2. I have put had soap grated on my plants . It keeps the deer away. It is cheap and safe to use it also smells nice. I use Dove, Irish spring, olay or what ever I have on hand. f

      1. Shirley – I don’t have problems with deer, but my neighbors do and I’m going to tell them your advice. Thanks for stopping by!

  10. For bugs and insects have you ever tried Neem Oil? I heard it works on things like leaf curl, so it may work on small insects, mold, fungus and the like. It’s oily, and I think in the eucalyptus family with a strong smell, so it may also be unpalatable for deer, and rodents and maybe aphids and small bugs..

  11. Joanna, the dried sewage product – is it human or animal waste? I got to wondering if it’s from large municipal sewer treatment plants where everything literally ends up down the toilet. That includes the drugs and medicines people take and perhaps flush down – like unused antibiotics and what about diseases that are spread thru human feces? The treated water contains chlorine, fluoride and whatever other chemical waste that industries produce. I’d be worried that I’m putting contaminants onto my soil that won’t be removed. Have you ever tried making your own smelly repellent liquid with eggs and garlic or onions and leaving it to sit in a warm place until it goes really smelly then pouring it through a strainer into a sprayer, diluting it and using that? Or just apply it with a hose sprayer which dilutes it as it’s sprayed? If a person has extensive yard/garden it would get very expensive buying the products every year.

    1. Denise – I see your concern about Milorganite. I would recommend that you simply google Milorganite and I believe that would answer some of your questions and concerns. This is a very interesting article on how it is made: https://onmilwaukee.com/history/articles/makingmilorganite.html. I have not make my own Liquid Fence product, although there are many recipes for doing so on the internet. Yes, I agree that gardening and garden maintenance can be expensive, especially when one has large gardens like mine. Some day when I have more time, I would love to experiment more in making homemade remedies. Also, I have not used Neem oil, but I have heard of it and read a bit about it. I appreciate your comments and suggestions. Thanks for taking the time! Happy gardening!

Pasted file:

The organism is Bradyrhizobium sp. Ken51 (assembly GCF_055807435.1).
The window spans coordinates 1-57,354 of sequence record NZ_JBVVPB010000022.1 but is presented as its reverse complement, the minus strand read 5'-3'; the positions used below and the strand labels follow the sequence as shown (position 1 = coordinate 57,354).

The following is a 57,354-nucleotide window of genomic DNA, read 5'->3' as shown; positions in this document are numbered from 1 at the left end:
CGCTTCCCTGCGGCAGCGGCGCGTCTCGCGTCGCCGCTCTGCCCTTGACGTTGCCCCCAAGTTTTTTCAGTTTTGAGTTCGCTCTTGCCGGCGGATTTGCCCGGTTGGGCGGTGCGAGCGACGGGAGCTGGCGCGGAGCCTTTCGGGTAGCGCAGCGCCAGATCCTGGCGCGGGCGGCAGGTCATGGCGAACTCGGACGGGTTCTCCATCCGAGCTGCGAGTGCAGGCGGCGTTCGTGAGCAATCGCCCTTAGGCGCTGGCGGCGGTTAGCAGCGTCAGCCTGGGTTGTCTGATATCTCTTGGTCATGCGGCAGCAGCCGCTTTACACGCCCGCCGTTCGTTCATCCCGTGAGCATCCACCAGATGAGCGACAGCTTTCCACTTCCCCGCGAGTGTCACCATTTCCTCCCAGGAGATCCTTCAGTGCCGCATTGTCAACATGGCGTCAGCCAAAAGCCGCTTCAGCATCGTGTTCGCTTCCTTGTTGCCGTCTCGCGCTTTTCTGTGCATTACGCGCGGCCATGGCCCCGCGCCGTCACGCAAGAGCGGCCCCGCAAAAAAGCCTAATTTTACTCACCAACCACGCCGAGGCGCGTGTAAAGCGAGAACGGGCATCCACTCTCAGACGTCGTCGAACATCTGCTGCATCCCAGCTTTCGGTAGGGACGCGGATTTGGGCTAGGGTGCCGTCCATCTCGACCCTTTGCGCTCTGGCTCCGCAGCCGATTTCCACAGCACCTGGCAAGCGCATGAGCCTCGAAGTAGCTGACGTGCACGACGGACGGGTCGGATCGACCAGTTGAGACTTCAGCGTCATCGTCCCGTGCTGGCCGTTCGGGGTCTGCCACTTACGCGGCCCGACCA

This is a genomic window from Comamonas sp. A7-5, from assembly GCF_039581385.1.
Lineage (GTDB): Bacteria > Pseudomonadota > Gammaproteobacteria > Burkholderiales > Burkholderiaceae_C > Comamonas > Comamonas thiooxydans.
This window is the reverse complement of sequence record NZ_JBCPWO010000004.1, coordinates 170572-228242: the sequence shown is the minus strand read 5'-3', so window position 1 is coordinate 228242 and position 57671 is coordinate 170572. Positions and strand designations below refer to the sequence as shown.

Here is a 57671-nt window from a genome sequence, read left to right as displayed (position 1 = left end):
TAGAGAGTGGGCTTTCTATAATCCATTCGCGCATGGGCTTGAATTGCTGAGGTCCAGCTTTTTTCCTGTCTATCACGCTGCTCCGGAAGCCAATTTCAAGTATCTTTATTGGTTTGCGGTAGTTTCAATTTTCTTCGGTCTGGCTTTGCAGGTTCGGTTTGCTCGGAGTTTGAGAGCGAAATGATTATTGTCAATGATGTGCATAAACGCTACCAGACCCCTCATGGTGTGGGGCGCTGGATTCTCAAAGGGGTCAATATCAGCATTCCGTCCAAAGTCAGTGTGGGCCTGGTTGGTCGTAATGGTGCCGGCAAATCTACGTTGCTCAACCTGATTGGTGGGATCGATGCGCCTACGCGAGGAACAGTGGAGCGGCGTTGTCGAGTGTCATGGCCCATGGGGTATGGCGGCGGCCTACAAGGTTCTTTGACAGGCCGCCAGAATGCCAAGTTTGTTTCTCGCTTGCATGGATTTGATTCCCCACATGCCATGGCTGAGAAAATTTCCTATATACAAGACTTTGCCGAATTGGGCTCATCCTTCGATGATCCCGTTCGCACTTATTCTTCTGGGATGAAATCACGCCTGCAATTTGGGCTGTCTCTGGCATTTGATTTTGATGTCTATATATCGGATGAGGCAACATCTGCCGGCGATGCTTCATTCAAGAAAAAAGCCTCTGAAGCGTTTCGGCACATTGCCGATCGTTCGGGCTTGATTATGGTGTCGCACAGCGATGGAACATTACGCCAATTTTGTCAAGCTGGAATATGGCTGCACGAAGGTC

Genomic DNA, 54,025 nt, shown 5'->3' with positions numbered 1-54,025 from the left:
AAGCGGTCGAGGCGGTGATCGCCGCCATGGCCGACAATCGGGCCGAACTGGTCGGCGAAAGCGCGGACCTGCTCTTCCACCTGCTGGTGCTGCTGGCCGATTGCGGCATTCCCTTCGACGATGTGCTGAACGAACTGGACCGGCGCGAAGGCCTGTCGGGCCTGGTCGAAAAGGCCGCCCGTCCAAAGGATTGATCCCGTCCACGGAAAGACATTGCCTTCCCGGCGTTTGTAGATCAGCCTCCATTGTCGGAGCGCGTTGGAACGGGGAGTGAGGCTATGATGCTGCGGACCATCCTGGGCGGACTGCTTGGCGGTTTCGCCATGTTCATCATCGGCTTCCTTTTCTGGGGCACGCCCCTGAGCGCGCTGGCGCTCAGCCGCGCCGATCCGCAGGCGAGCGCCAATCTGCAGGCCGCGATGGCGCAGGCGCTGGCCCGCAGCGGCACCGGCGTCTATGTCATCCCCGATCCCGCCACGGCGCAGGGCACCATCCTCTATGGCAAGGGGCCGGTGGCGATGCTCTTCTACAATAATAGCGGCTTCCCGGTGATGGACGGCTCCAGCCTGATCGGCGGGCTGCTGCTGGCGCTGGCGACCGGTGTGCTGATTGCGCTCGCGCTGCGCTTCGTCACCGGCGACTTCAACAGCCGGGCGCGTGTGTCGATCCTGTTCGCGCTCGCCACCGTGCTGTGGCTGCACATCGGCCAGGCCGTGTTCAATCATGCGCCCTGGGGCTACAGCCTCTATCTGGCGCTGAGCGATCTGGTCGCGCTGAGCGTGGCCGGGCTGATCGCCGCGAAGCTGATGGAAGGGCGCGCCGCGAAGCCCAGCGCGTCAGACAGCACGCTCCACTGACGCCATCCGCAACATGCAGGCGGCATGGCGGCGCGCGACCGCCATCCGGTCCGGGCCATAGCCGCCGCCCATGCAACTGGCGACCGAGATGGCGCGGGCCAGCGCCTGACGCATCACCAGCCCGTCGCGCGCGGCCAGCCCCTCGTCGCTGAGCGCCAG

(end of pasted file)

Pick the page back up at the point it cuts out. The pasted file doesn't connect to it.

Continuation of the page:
12. Do you have any advice for chipmunks? They are digging tunnels on a severe slope right next to my house. The pachysandra has diminished by half. The soil on the hill is eroding because the pachysandra kept the soil covered. A very large oak is anchored on the hill. There has been so much rain the past two years that I worry that this huge tree could be uprooted and would take part of the house with it. If you or any of your followers has advise I would be very grateful.

    1. Oh Iris, I’m so sorry. I have never had to deal with chipmunks. This sounds awful. Maybe look up the extension service for your area and start there. Good luck.

  13. Hi! Thank you for all of your awesome articles. Helps me a lot as a new gardener.
    Do you have any ideas what to do about snails? We have 3 dogs and 1 cat that roam our backyard daily so it has to be pet friendly and preferably natural. Thank you

    1. The product I mentioned in the post for slugs also works on snails. I’m fairly certain it’s safe for pets but double check on that.

  14. I love the wildlife in our property till they eat my vistas or nip off the lily buds just before they bloom. I have always been an organic gardener and this sometimes makes pest control difficult. I plant bird friendly plants and have a good system of bird control of bugs going on.Baby birds are very hungry and I have many nesting species. Our dogs deter squirrels ,rabbits and deer and our cats love to hunt rodents
    After many years of gardening I have just learned I have to share and make sure to plant enough for everyone. If I lose a plant I just either replant or go without.

Leave a Reply

Your email address will not be published.

This site uses Akismet to reduce spam. Learn how your comment data is processed.